Spray timing and herbicide efficacy in cereals and oilseed rape

Effective grass-weed control is essential in rotations with autumn-sown crops. Although product labels and technical support provide guidance on how to optimise herbicide effectiveness in specific situations, these general principles apply to all crops.

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Herbicide timing in autumn-sown cereal crops

Herbicides form a large part, typically 20–30%, of the variable costs associated with producing a crop. With the need to consider herbicide-resistance risks too, it is important to target each spray required. This table (below) outlines the pros and cons associated with the key herbicide spray timings in autumn-sown cereal crops.

Herbicide timing in autumn-sown crops


Mode of action




Encourage weed growth. Control weeds from harvest to drilling


Can use non-selective herbicides, which reduce resistance risk

Early drilling shortens time for weeds to emerge and be controlled

At drilling

Apply before crop or weeds emerge, within 24–48 hours of drilling. Control weeds until end of winter


Prevents weed establishment. Essential building block of grass weed control; only effective timing for some species/herbicides. Limited resistance to pre-em herbicides

Poor weed control where seedbed quality is poor or seedbeds are dry. Crop seed depth, or soil cover, can be an issue with some herbicides


Control later-germinating weeds or escapees from pre-emergence treatments. Target weeds when small

Residual Contact

Weeds visible to identify, which aids product choice

Control more difficult if weeds are large. Soils can be too wet. Stressed crops. Large crop canopies. Resistance problems common. Beware cold temperatures, which can reduce efficacy of some herbicides


Control spring-germinating weeds. Tidy up winter escapees

Contact Some residual

Weed spectrum visible

Large weed size. Sometimes too late for certain species. Target crop growth stage is missed


Control late-germinating and perennial weeds


Ideal timing for perennial weeds

Few species at correct growth stage. Some weed seed set. Some crop market restrictions

Spray timing and herbicide resistance

Key annual grass-weed species at risk from herbicide resistance include black-grass and Italian rye-grass. When applying glyphosate prior to drilling a crop, maximise efficacy (to reduce the number of survivors), always aim to:

  • Use the manufacturer’s recommended dose rate for the weed sizes present*
  • Apply prior to ‘shading’ from other plants
  • Apply to actively growing plants in warm conditions (15–25°C), with at least 6 hours before any rainfall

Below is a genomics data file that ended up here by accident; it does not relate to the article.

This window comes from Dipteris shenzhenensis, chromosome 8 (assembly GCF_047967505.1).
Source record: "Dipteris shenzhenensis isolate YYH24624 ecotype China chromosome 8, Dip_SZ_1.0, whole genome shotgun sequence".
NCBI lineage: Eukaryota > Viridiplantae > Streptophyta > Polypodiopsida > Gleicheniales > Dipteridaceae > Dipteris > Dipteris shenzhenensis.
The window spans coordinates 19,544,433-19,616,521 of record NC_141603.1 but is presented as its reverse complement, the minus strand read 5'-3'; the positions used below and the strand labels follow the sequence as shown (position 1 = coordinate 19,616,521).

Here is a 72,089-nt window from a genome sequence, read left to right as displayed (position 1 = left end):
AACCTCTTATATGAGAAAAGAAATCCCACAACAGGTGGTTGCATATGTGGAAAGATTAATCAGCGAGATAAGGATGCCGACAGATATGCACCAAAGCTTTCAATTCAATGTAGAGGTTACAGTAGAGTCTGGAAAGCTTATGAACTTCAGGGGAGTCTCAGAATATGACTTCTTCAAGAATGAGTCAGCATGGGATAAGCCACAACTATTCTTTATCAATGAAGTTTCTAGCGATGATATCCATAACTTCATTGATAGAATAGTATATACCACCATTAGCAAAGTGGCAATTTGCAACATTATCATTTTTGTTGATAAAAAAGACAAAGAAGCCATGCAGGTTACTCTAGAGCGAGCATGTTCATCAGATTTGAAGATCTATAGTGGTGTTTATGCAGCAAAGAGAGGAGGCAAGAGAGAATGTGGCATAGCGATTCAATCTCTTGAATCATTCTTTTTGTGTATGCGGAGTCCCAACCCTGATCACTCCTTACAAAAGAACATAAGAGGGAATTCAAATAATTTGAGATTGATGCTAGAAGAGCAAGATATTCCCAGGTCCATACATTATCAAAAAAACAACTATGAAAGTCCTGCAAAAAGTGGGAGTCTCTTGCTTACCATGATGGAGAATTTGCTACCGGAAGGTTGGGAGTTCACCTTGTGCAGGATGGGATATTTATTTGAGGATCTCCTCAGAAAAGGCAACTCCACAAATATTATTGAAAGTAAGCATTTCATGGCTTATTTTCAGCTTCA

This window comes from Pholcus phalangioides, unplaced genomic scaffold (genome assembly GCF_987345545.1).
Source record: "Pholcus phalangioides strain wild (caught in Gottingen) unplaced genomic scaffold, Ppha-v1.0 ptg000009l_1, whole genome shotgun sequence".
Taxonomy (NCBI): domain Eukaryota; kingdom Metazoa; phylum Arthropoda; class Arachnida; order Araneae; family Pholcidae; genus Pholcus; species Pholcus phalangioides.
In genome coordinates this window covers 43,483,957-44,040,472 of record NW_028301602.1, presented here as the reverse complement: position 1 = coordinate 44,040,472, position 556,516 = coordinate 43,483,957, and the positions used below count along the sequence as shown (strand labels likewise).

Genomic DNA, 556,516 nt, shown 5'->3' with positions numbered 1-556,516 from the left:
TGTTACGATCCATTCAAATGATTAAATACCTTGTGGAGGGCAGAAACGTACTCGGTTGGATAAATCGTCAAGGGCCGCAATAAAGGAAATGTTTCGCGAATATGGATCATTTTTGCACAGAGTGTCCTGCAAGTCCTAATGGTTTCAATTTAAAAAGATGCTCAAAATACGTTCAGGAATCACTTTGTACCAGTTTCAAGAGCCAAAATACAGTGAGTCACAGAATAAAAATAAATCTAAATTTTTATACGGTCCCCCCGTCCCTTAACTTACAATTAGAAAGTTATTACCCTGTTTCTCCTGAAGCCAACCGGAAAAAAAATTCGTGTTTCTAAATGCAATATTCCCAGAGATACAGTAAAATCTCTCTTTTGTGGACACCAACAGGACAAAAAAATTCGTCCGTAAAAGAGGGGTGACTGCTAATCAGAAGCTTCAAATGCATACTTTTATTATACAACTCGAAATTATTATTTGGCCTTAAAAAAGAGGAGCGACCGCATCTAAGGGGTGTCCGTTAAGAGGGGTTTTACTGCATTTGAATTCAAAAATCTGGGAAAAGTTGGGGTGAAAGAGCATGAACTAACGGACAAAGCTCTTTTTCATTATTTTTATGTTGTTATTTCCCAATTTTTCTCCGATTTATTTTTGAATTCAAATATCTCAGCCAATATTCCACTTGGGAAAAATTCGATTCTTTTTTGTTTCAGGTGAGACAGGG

*Small weeds are particularly challenging targets, especially grass weeds because of their vertical structure. Ideally, spray when plants are at least 5 cm but before the start of rapid stem extension.

Reduced glyphosate doses increase the risk of lower efficacy

Typically, annual grasses require a minimum of:

  • 540g a.i./ha for seedlings up to 2-3 leaves
  • 720g a.i./ha when tillering
  • 1,080g a.i./ha when flowering

How to minimise glyphosate resistance risks in grass weeds (full guidance)

Weed Resistance Action group (general herbicide resistance guidance)

Herbicide programmes

Autumn-sown cereals

Mixtures (several products applied together) or sequencing/stacking (several products applied in close succession) are more effective at controlling grass weed populations than individual products. Pre-emergence options are less affected by resistance and should form a key part of a cereal herbicide programme.

Oilseed rape herbicides

Spring herbicide options are limited in oilseed rape and weed control decisions need to be made prior to drilling. Establishment methods and weeds present affect control options:

  • Where shepherd’s-purse and/or cleavers are predicted, a robust pre-emergence treatment – based on metazachlor – is required. Rapeseed must be well covered by soil to a depth of 15mm
  • For black-grass and other grass weeds, herbicides such as propyzamide are more effective after no or very shallow cultivation. Where deeper cultivations are used, adding a graminicide (‘fop’ or ‘dim’) will improve the level of control.

Spray application and herbicide efficacy in cereals and oilseed rape

Find out how to optimise herbicide application techniques to make every drop count in the fight against arable weeds. This page covers spray equipment (e.g. nozzles) and rates.

Spray application and herbicide efficacy in cereals and oilseed rape